MCICM Symposium “Rehearsing Orchestral Innovation” Addressed Classical Music Innovation
The first symposium hosted by the Maastricht Centre for the Innovation of Classical Music (MCICM) was held in Maastricht on March 29 and 30. Throughout the two-day event, international experts from different fields discussed possibilities for classical music innovation.
The first day of the event at the St Jan Church in the heart of Maastricht was kicked off by Ger Koopmans, Regional Minister of Culture of the Limburg Province, and Prof. Peter Peters, director of MCICM with an introduction of the centre, the plans for the future and the important role the province of Limburg plays.
The first panel titled “How can we innovate?” was moderated by Stephan Rosu, director of the South Netherlands Philharmonic, and featured experts in different fields that discussed chances and challenges when it comes to innovating orchestral. After the panel, Paulo de Assis led the South Netherlands Philharmonic in an experimental rehearsal of the piano version of Beethoven’s Violin Concerto. Throughout this experiment, the discussion with the audience brought to light different visions on the music and how it can be performed.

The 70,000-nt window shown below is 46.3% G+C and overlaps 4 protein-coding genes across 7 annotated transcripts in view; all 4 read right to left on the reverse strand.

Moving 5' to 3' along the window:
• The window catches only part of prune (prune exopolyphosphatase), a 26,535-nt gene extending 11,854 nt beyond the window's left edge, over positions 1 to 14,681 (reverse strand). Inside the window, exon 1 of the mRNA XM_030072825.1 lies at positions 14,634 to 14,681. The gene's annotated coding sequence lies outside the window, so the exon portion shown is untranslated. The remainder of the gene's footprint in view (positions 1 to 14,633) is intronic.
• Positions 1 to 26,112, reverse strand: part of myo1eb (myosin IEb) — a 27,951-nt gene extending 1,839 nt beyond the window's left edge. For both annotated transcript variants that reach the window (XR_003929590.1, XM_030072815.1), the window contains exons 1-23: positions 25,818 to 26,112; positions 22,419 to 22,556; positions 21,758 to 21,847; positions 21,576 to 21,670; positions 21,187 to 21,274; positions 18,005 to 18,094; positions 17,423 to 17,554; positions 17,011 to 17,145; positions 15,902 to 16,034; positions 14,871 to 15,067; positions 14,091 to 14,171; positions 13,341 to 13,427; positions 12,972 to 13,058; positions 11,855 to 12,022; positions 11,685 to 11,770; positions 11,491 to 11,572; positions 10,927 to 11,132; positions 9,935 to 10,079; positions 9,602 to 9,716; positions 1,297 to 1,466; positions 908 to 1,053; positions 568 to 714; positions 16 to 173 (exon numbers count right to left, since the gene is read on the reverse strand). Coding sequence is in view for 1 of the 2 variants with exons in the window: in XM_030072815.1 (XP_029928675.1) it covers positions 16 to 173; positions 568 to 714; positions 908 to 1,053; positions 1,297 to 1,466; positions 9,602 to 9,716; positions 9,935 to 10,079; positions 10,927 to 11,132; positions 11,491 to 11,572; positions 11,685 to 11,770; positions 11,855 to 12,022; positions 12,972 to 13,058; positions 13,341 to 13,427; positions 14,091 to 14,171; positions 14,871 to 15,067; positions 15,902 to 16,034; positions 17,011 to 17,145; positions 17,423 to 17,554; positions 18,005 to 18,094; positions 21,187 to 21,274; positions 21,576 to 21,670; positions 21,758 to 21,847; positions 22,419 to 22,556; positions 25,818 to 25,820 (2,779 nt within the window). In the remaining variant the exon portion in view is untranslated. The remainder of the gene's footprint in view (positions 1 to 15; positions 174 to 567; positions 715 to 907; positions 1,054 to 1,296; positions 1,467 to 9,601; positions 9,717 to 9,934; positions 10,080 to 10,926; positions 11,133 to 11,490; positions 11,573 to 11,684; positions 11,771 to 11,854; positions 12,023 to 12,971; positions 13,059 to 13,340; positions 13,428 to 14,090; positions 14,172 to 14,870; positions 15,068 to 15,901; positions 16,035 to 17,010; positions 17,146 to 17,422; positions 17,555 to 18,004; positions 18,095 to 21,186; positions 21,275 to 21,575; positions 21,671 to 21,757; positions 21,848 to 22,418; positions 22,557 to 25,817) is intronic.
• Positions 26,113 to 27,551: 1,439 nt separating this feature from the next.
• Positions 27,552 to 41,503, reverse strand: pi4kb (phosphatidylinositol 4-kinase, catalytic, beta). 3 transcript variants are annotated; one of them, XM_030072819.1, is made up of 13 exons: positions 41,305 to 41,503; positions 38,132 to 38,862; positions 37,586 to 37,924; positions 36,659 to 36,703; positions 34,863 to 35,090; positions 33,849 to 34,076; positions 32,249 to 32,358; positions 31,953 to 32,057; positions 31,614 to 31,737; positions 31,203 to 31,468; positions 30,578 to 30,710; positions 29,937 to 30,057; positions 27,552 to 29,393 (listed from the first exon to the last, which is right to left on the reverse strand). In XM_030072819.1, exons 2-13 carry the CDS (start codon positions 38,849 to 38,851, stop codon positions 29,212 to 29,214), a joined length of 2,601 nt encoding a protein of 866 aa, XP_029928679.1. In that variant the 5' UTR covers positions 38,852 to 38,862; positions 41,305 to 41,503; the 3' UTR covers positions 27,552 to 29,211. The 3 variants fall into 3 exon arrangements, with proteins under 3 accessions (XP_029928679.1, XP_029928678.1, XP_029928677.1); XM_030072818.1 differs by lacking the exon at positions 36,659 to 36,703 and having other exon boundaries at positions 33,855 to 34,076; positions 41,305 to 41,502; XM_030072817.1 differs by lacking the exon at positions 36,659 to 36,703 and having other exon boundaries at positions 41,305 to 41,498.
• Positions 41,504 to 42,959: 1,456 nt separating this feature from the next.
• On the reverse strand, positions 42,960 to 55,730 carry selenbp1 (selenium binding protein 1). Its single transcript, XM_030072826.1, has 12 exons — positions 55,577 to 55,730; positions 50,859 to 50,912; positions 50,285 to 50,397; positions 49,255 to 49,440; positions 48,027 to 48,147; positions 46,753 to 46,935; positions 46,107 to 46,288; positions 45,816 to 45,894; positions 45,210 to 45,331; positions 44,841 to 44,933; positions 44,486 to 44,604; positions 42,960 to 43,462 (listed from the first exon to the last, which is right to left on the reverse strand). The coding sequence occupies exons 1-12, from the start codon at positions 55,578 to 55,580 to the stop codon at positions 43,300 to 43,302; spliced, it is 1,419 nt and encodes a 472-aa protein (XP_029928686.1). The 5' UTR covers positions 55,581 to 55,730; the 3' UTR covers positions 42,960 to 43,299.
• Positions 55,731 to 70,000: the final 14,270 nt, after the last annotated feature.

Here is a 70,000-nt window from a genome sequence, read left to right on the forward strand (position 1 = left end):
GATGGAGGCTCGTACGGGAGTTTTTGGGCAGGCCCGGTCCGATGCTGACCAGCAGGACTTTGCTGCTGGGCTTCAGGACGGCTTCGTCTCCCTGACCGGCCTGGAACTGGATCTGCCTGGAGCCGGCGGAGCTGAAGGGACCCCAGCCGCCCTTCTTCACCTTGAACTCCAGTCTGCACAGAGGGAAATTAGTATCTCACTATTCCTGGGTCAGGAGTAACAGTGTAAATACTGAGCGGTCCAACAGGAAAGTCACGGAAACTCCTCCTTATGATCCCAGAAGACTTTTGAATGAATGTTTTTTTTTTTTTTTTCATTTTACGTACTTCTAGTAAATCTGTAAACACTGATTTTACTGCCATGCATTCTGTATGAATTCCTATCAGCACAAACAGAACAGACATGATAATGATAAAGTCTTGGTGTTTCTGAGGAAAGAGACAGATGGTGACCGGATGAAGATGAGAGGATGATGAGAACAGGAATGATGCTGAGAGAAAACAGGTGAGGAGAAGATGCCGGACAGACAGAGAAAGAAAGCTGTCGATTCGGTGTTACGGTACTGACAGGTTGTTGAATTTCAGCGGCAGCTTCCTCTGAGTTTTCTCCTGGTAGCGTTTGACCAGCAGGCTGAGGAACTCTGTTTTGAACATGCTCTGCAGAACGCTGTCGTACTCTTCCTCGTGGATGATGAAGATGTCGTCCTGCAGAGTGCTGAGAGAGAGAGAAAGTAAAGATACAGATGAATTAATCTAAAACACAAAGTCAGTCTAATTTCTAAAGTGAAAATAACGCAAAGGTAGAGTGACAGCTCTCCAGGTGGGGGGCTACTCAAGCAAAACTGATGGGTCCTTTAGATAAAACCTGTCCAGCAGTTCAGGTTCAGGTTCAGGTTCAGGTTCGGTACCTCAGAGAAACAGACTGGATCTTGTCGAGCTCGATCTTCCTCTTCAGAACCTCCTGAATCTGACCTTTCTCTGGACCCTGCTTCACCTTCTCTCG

The first day continued with Prof. Peter Peter’s inaugural lectured titled “Unfinished Symphonies” at the Maastricht University Aula. In this lecture, he reflected on what it means to make, perform, listen and give value to music, on different concepts of musical works, and on the music rehearsal as the typical situation of musical innovation.
Conservatorium Maastricht hosted the evening program with the interdisciplinary module “Music in the Making” enriched with a presentation from musician and lecturer Inge Pasmans and Imogen Eve, MCICM’s musician researcher. Thirteen musicians from the conservatory presented their original compositions and engaged the audience in a discussion of their music.
The second day took place at the Conservatorium Maastricht. The morning started with a workshop where participants explored conservation and transmission strategies used at Tate Modern and discussed how these could be useful in classical music. Joachim Junghanss, director of the Conservatorium Maastricht, moderated the last panel on social relevance and musical citizenship. The symposium concluded with MCICM’s own researchers sharing examples of a collaborative practice to become attentive listeners and, afterwards, closing comments from Prof Peter Peters.
The first MCICM symposium proved to be an enriching event that brought together experts from all over Europe to discuss and enrich each other’s ideas and work. We look forward to the next MCICM symposium.